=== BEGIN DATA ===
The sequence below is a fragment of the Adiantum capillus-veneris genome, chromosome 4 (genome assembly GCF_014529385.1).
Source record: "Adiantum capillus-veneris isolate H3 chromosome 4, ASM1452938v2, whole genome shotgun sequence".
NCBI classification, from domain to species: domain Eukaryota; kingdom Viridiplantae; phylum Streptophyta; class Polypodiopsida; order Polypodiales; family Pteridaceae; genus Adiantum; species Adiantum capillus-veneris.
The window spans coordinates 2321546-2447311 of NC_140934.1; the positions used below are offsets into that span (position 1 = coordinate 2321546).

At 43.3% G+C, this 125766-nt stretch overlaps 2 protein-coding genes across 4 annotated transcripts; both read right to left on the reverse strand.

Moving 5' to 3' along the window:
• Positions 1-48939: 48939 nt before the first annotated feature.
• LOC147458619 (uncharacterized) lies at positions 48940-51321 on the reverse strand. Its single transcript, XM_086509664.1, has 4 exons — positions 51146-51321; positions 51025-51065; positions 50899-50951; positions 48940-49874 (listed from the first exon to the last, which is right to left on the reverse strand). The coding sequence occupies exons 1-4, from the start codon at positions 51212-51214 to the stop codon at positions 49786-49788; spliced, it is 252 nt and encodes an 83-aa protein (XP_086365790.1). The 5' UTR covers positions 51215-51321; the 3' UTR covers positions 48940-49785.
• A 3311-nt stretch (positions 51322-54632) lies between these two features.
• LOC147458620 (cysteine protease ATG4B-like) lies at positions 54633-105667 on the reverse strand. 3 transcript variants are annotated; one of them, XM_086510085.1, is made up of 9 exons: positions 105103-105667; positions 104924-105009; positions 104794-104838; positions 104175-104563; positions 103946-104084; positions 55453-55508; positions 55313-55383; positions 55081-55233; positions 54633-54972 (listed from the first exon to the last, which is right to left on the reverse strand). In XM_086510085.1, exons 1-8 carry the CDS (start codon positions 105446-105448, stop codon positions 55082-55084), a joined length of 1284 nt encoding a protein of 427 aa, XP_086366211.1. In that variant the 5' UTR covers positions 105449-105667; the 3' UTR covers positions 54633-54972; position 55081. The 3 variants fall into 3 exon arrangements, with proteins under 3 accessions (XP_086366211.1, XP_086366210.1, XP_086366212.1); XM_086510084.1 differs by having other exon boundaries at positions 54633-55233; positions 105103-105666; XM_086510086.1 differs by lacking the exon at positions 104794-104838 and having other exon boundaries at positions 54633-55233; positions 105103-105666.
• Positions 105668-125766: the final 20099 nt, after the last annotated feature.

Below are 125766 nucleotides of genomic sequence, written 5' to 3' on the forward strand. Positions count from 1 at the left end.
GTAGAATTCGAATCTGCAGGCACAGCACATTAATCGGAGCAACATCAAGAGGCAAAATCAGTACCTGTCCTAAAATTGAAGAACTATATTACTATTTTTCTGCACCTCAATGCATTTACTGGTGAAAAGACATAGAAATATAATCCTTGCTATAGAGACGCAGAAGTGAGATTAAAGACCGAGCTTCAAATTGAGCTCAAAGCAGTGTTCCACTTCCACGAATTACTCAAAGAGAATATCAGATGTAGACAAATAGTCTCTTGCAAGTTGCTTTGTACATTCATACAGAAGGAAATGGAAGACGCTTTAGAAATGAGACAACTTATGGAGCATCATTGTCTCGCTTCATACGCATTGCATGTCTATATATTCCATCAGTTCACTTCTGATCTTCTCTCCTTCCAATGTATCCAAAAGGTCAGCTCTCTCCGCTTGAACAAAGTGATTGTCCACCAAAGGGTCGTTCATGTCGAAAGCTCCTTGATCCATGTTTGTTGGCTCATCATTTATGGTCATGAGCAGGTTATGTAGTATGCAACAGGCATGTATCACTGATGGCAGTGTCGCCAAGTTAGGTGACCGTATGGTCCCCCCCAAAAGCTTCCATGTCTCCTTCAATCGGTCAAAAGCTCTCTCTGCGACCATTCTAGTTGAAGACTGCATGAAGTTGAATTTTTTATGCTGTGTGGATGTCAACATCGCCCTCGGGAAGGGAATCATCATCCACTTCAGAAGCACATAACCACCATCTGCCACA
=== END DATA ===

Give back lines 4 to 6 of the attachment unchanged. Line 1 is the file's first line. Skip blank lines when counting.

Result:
The window spans coordinates 2321546-2447311 of NC_140934.1; the positions used below are offsets into that span (position 1 = coordinate 2321546).

At 43.3% G+C, this 125766-nt stretch overlaps 2 protein-coding genes across 4 annotated transcripts; both read right to left on the reverse strand.

Moving 5' to 3' along the window: